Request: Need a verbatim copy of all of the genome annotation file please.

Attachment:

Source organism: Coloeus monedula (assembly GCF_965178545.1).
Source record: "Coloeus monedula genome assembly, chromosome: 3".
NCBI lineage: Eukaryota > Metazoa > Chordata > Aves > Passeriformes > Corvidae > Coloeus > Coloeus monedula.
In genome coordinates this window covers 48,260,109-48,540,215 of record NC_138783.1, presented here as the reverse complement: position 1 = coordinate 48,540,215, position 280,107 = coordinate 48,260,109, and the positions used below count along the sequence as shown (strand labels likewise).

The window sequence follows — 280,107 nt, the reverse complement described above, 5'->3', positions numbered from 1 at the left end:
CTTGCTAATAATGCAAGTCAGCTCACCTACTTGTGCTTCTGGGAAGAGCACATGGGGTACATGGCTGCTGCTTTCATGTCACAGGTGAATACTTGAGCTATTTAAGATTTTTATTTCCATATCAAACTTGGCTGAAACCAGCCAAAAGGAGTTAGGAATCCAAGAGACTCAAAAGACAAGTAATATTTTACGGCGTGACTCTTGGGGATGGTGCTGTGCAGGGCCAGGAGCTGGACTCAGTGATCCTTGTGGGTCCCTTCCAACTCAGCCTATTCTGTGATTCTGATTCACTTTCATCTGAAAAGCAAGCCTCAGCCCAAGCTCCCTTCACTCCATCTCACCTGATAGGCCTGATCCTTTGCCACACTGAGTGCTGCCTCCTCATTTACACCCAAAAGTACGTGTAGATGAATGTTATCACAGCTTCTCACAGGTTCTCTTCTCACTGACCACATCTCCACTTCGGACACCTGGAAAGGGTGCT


Source organism: Coloeus monedula (assembly GCF_965178545.1).
Source record: "Coloeus monedula genome assembly, chromosome: 3".
NCBI lineage: Eukaryota > Metazoa > Chordata > Aves > Passeriformes > Corvidae > Coloeus > Coloeus monedula.
In genome coordinates this window covers 48,260,109-48,540,215 of record NC_138783.1, presented here as the reverse complement: position 1 = coordinate 48,540,215, position 280,107 = coordinate 48,260,109, and the positions used below count along the sequence as shown (strand labels likewise).

The window sequence follows — 280,107 nt, the reverse complement described above, 5'->3', positions numbered from 1 at the left end:
CTTGCTAATAATGCAAGTCAGCTCACCTACTTGTGCTTCTGGGAAGAGCACATGGGGTACATGGCTGCTGCTTTCATGTCACAGGTGAATACTTGAGCTATTTAAGATTTTTATTTCCATATCAAACTTGGCTGAAACCAGCCAAAAGGAGTTAGGAATCCAAGAGACTCAAAAGACAAGTAATATTTTACGGCGTGACTCTTGGGGATGGTGCTGTGCAGGGCCAGGAGCTGGACTCAGTGATCCTTGTGGGTCCCTTCCAACTCAGCCTATTCTGTGATTCTGATTCACTTTCATCTGAAAAGCAAGCCTCAGCCCAAGCTCCCTTCACTCCATCTCACCTGATAGGCCTGATCCTTTGCCACACTGAGTGCTGCCTCCTCATTTACACCCAAAAGTACGTGTAGATGAATGTTATCACAGCTTCTCACAGGTTCTCTTCTCACTGACCACATCTCCACTTCGGACACCTGGAAAGGGTGCT